The music started off with a bang as Sambatá took to the stage at the Rio Theatre on Tuesday night. An impressive drum line-up produced strong rhythmic beats that got the crowds toes tapping. Sambatá is actually a school and performance ensemble led by Paul Bray whose mission is to bring people together through expression and passion of Cuban and Brazilian music and dance. There were over 15 performers on stage, clad in electric white, drumming that mission into a reality.
Most concerts always have some down time between numbers where the hardworking roadies come in to switch the set-up for the next band. On comes the annoying canned music that takes you right out of the rhythm of the night. However, with legendary DJ David Love Jones at the helm, the complete opposite was true. DJ David Love Jones wanted to be a DJ from the early age of 9 years old and has incorporated his passion for disco, funk, soul, Latin and Brazilian music into the tracks he spins to this very day. Tuesday night did not disappoint, DJ David Love Jones treated us to his signature smooth hip-swaying sounds allowing the essence of the evening to flow through. You can catch this Vancouver icon as he hosts African Rhythms Radio CITR on Friday nights or better yet, stop by his shop Vinyl Records and say hi.
Next up was a quick set from the eccentric Tequila Mockingbird Orchestra that definitely left the crowd wanting more. Consisting of band members Ian Griffiths (lead vocals/accordion), Kurt Loewen (lead vocals/guitar), Patrick M’Gonigle (vocals/violin/mandolin), Peter Mynett (vocals/ bass) and Paul Wolda (vocals/percussion), they are dubbed as gypsy-ska-folk-grass, but are so much more. At first one might wonder why this bluegrass-esque band was added to a Brazilian line-up, but the answer is clear as soon as they start to play. TMO takes you on a holiday, one you hope doesn’t end. Griffith’s accordion has you drifting down a Parisian street on your bicycle complete with a baguette in your basket. Then M’Gonigle’s mandolin transports you to backwater homes where the moonshine flows. Playing together since 2008 has allowed these boys to achieve a tight-knit performance complete with complex vocal harmonies and intricate, transient progressions. It’s that travelling feeling that made this such a great band to join CeU’s caravan. TMO is a pleasure to hear live and with such variety from one song to the next their performance is exciting and fresh. TMO have a busy summer ahead. You can try to catch them on the road as they tour throughout BC and the rest of Canada.
Curumin had a tough act to follow, but definitely pulled it off with his unique compositions. With a host of influences from dub-samba, soul, jazz, boss nova, hip-hop and of course a little reggaeton, Curumin fits all these styles into one by building off of a consistent, intoxicating rhythm. Curumin, who hails from Sao Paulo, Brazil establishes the main beat from behind his drum kit and leads the vocal tracks. He is backed by Ze Nigro on bass and Lucas Martins on guitar, both also operate a sequencer, one of the many reasons Curumin stands apart when thinking of Brazilian music. You can tell these are the types of guys who could totally get lost in a jam session which result in some epic on-stage mixes. What they lack in vocal strength, Curumin makes up for with a playful demeanor often reminding this listener of a Brazilian Beastie Boys.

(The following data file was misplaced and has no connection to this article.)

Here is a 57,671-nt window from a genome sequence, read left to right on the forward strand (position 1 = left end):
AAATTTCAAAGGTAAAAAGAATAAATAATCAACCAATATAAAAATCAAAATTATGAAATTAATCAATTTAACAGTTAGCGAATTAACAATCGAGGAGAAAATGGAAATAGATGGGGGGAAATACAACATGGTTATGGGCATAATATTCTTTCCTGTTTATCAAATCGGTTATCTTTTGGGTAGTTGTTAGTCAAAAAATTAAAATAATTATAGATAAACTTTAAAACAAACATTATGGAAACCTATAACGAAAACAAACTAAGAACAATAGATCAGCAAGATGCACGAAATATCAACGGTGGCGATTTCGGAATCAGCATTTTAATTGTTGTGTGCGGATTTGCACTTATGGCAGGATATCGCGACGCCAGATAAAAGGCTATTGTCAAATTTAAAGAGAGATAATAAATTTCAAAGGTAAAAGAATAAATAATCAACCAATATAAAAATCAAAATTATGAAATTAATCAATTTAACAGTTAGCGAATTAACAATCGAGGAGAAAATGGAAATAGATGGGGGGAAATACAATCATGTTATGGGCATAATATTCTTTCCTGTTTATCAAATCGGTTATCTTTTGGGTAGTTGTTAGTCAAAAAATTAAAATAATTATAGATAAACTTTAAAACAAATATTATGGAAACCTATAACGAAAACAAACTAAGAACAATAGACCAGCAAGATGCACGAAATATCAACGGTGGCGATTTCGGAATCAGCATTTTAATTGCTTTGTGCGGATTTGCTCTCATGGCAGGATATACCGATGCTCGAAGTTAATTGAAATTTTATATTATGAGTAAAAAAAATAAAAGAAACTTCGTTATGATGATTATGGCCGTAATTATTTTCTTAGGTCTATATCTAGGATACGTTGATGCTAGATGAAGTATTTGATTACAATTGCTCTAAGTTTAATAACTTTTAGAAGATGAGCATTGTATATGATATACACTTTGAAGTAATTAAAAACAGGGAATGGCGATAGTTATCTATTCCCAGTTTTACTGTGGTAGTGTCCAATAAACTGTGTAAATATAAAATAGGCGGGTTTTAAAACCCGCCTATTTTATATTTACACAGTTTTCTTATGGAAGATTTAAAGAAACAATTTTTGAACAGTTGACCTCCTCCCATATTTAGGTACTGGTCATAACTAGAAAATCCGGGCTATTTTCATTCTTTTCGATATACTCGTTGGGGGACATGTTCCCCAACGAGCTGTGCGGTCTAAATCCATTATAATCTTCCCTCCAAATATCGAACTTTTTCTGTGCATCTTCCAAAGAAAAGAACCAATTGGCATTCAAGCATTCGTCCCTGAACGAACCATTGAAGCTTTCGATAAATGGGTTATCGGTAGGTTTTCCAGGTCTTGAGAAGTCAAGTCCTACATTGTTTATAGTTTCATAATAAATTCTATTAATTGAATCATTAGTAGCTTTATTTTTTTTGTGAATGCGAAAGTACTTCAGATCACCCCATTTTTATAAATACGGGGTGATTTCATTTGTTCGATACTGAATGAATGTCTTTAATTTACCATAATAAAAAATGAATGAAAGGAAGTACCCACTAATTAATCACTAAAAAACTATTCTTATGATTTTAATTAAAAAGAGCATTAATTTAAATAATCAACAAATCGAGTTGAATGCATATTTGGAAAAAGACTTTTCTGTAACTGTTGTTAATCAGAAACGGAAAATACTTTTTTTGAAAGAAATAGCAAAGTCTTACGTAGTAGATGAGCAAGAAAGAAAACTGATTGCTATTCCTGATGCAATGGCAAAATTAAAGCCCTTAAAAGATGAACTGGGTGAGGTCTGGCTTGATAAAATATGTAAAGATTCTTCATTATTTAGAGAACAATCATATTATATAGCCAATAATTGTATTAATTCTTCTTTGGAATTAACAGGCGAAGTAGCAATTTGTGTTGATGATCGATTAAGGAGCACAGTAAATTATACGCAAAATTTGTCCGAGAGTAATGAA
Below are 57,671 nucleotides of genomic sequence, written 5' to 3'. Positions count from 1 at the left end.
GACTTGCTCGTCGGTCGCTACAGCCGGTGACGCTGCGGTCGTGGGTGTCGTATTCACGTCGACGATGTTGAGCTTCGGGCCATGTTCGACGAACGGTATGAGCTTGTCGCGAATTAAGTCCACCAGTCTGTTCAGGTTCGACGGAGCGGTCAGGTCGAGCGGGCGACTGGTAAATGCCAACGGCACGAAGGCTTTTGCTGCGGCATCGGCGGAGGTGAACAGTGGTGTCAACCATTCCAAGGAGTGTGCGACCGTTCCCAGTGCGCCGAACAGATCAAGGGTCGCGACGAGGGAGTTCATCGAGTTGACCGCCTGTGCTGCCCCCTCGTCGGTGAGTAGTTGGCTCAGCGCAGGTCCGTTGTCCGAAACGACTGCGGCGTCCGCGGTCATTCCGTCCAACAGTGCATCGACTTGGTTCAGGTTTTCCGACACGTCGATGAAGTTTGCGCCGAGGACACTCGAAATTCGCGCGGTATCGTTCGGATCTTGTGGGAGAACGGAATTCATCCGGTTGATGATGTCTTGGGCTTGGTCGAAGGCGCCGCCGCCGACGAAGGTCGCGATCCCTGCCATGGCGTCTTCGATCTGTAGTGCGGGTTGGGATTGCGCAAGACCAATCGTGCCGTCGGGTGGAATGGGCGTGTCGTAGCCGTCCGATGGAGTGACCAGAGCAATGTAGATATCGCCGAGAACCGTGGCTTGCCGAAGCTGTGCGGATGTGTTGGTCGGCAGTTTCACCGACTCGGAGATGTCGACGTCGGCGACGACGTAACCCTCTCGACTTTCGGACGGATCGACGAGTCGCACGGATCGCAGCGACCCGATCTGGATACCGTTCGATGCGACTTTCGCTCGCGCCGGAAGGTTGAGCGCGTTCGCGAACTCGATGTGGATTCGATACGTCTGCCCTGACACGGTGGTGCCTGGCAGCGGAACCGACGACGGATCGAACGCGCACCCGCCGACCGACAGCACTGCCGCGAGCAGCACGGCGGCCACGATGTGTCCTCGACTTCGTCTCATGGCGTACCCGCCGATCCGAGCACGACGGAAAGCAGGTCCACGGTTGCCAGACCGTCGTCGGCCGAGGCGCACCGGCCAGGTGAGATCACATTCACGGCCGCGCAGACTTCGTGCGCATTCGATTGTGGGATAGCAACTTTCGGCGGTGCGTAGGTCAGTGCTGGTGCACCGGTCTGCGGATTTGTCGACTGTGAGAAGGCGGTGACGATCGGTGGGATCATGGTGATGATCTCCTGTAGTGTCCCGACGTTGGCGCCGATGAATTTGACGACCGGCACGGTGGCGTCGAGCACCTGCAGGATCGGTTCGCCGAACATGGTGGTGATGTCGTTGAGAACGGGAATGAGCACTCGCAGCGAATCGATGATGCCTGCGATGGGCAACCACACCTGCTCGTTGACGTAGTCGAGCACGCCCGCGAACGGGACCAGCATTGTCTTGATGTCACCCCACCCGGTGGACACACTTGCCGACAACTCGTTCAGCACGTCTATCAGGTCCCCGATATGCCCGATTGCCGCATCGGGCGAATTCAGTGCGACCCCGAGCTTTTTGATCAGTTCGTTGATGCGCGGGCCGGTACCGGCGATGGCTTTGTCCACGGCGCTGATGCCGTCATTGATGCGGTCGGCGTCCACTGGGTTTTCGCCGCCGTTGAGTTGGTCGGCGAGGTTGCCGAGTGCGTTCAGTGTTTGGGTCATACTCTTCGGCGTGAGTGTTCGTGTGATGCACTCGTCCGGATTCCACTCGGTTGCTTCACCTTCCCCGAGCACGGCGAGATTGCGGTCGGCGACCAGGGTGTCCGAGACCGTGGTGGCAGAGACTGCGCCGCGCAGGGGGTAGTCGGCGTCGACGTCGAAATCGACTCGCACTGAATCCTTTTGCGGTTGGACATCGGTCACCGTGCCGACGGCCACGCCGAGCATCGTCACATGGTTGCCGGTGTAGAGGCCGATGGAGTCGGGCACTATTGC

Finally, Grammy-nominated Céu delighted us with her bevy of Brazilian sounds. Born Mario do Céu Whitaker Pocas in Sao Paolo, Brazil Céu wanted to be a musician from the age of 15 and didn’t once let go of her dream. In her latest album “Caravana Sereia Bloom” Céu avoids a lot of the typical smooth laid back samba and bossa nova tones typically associated with Brazilian music (think “The Girl from Ipanema”). Instead she focuses her attention on Northern Brazil, home to Tropicalia a movement established in the 60’s that incorporates theatre, poetry and music. The result is a definite psychedelic edge to the dub-reggae, samba, hip-hop, jazz, Brazilian, rhythm and blues that can usually be heard in Céu’s music. This songstress has a full, sultry, languid quality to her voice that makes it easy to listen to but manages to elude actually being easy-listening. In fact, even though all the lead up bands had pulsing, contagious beats, no one was dancing. As soon as Céu started to sing, a timid, dancing group started at the far edge of the stage. Before the invigorating melody was over, almost three quarters of the audience had migrated their way to the front of the stage to sway and swing with the music. While compiling this album, Céu was inspired by all her time on the road and each song has an element of a road trip. Céu is constantly exploring her own personal voice while still paying homage to some of her influencers like Billie Holiday, Ella Fitzgerald, Lauryn Hill and of course Bob Marley. One of the biggest selling artists in Brazil, Céu took the crowd at the Rio Theatre on a trip they’re not soon likely to forget. Finishing off the night with an audience-demanded encore, Ceu imparted to us that she believes, like many, that life’s about the journey not the destination. So don’t delay, hope on board and take a ride on the “Caravana Sereia Bloom”.